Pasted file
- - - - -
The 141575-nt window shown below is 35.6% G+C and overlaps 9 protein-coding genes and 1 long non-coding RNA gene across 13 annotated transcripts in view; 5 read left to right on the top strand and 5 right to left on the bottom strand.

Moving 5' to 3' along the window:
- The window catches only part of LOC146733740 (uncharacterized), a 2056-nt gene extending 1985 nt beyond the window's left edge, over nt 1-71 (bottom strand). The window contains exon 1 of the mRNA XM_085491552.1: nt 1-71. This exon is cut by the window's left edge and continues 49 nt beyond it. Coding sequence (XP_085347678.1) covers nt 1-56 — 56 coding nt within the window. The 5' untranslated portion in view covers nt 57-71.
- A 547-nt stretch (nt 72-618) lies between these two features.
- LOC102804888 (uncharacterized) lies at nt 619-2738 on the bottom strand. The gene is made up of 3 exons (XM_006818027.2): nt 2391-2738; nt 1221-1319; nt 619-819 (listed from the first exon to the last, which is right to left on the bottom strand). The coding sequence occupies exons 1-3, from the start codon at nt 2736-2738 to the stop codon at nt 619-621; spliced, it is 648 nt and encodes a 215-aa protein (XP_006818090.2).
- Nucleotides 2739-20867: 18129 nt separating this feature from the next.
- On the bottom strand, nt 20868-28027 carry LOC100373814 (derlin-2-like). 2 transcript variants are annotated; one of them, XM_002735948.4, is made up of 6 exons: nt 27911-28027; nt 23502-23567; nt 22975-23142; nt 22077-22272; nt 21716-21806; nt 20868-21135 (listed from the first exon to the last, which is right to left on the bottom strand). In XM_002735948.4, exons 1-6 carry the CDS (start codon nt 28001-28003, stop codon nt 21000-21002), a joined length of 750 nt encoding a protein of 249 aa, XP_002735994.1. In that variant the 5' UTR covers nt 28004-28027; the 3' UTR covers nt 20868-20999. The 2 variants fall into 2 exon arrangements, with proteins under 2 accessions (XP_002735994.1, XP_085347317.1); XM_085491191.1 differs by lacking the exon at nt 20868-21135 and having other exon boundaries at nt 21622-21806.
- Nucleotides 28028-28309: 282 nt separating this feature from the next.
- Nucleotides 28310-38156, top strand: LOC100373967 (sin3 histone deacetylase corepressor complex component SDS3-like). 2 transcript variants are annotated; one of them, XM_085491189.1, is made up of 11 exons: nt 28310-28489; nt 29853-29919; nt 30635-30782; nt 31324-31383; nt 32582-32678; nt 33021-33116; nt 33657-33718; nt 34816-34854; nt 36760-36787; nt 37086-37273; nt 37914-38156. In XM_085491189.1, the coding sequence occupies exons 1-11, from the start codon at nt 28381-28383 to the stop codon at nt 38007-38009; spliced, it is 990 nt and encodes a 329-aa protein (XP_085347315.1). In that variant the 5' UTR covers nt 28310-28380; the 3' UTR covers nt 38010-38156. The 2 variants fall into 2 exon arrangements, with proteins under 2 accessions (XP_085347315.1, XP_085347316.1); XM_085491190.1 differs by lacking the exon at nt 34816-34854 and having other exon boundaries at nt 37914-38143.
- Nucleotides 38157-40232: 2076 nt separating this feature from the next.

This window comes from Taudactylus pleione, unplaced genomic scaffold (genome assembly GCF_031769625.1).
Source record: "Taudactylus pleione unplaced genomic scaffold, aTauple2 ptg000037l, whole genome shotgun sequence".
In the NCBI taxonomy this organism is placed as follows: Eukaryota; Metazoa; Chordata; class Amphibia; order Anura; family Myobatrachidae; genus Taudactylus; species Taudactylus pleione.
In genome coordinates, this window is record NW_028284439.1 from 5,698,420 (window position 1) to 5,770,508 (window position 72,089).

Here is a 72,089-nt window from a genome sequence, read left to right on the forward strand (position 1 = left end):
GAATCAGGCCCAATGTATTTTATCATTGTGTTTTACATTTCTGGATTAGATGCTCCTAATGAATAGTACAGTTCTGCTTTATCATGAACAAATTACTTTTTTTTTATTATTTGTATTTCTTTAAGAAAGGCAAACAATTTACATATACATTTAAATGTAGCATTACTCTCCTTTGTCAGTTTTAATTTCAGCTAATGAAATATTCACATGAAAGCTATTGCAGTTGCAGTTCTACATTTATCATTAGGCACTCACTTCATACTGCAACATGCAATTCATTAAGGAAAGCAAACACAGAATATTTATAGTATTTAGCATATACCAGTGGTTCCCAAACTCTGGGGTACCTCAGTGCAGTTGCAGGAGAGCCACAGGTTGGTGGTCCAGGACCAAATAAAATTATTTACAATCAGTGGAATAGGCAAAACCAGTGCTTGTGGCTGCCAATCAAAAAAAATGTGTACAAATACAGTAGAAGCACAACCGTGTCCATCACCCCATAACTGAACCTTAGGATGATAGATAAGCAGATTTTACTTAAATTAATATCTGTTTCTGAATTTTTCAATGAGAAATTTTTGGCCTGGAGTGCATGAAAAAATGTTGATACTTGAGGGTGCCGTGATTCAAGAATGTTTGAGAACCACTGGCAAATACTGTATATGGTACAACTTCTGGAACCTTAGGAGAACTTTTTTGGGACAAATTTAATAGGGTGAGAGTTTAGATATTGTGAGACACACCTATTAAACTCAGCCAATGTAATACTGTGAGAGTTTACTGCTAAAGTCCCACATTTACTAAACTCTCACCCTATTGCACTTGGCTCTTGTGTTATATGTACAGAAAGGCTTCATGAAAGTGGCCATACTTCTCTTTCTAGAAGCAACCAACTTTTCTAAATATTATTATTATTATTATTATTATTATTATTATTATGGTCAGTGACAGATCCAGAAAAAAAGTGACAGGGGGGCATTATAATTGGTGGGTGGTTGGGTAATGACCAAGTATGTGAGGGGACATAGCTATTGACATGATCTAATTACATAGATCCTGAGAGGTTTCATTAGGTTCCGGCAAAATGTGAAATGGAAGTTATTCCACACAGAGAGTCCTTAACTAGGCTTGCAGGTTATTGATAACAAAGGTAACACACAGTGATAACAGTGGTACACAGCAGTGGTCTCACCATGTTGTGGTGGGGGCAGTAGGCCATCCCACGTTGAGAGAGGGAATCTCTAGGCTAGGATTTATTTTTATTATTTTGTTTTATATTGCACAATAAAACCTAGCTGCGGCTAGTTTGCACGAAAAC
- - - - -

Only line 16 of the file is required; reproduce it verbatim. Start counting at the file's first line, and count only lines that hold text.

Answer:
GAATCAGGCCCAATGTATTTTATCATTGTGTTTTACATTTCTGGATTAGATGCTCCTAATGAATAGTACAGTTCTGCTTTATCATGAACAAATTACTTTTTTTTTATTATTTGTATTTCTTTAAGAAAGGCAAACAATTTACATATACATTTAAATGTAGCATTACTCTCCTTTGTCAGTTTTAATTTCAGCTAATGAAATATTCACATGAAAGCTATTGCAGTTGCAGTTCTACATTTATCATTAGGCACTCACTTCATACTGCAACATGCAATTCATTAAGGAAAGCAAACACAGAATATTTATAGTATTTAGCATATACCAGTGGTTCCCAAACTCTGGGGTACCTCAGTGCAGTTGCAGGAGAGCCACAGGTTGGTGGTCCAGGACCAAATAAAATTATTTACAATCAGTGGAATAGGCAAAACCAGTGCTTGTGGCTGCCAATCAAAAAAAATGTGTACAAATACAGTAGAAGCACAACCGTGTCCATCACCCCATAACTGAACCTTAGGATGATAGATAAGCAGATTTTACTTAAATTAATATCTGTTTCTGAATTTTTCAATGAGAAATTTTTGGCCTGGAGTGCATGAAAAAATGTTGATACTTGAGGGTGCCGTGATTCAAGAATGTTTGAGAACCACTGGCAAATACTGTATATGGTACAACTTCTGGAACCTTAGGAGAACTTTTTTGGGACAAATTTAATAGGGTGAGAGTTTAGATATTGTGAGACACACCTATTAAACTCAGCCAATGTAATACTGTGAGAGTTTACTGCTAAAGTCCCACATTTACTAAACTCTCACCCTATTGCACTTGGCTCTTGTGTTATATGTACAGAAAGGCTTCATGAAAGTGGCCATACTTCTCTTTCTAGAAGCAACCAACTTTTCTAAATATTATTATTATTATTATTATTATTATTATTATTATGGTCAGTGACAGATCCAGAAAAAAAGTGACAGGGGGGCATTATAATTGGTGGGTGGTTGGGTAATGACCAAGTATGTGAGGGGACATAGCTATTGACATGATCTAATTACATAGATCCTGAGAGGTTTCATTAGGTTCCGGCAAAATGTGAAATGGAAGTTATTCCACACAGAGAGTCCTTAACTAGGCTTGCAGGTTATTGATAACAAAGGTAACACACAGTGATAACAGTGGTACACAGCAGTGGTCTCACCATGTTGTGGTGGGGGCAGTAGGCCATCCCACGTTGAGAGAGGGAATCTCTAGGCTAGGATTTATTTTTATTATTTTGTTTTATATTGCACAATAAAACCTAGCTGCGGCTAGTTTGCACGAAAAC